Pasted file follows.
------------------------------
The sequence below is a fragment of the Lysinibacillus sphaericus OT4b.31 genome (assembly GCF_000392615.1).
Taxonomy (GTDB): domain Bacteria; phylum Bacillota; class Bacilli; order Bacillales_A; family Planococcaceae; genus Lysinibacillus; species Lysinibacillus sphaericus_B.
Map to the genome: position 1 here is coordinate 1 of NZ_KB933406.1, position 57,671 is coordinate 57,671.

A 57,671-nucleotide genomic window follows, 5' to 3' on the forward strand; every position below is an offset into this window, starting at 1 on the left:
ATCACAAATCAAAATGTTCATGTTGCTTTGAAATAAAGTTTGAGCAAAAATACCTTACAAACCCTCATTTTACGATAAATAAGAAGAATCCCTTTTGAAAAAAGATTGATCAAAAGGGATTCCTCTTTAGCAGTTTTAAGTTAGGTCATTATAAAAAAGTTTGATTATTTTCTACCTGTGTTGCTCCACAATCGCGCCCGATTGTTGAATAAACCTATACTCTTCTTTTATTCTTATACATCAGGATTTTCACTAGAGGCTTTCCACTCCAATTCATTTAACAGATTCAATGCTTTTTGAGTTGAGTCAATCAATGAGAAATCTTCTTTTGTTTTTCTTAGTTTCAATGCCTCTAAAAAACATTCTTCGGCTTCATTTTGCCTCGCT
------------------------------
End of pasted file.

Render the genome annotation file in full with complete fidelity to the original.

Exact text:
The sequence below is a fragment of the Lysinibacillus sphaericus OT4b.31 genome (assembly GCF_000392615.1).
Taxonomy (GTDB): domain Bacteria; phylum Bacillota; class Bacilli; order Bacillales_A; family Planococcaceae; genus Lysinibacillus; species Lysinibacillus sphaericus_B.
Map to the genome: position 1 here is coordinate 1 of NZ_KB933406.1, position 57,671 is coordinate 57,671.

A 57,671-nucleotide genomic window follows, 5' to 3' on the forward strand; every position below is an offset into this window, starting at 1 on the left:
ATCACAAATCAAAATGTTCATGTTGCTTTGAAATAAAGTTTGAGCAAAAATACCTTACAAACCCTCATTTTACGATAAATAAGAAGAATCCCTTTTGAAAAAAGATTGATCAAAAGGGATTCCTCTTTAGCAGTTTTAAGTTAGGTCATTATAAAAAAGTTTGATTATTTTCTACCTGTGTTGCTCCACAATCGCGCCCGATTGTTGAATAAACCTATACTCTTCTTTTATTCTTATACATCAGGATTTTCACTAGAGGCTTTCCACTCCAATTCATTTAACAGATTCAATGCTTTTTGAGTTGAGTCAATCAATGAGAAATCTTCTTTTGTTTTTCTTAGTTTCAATGCCTCTAAAAAACATTCTTCGGCTTCATTTTGCCTCGCT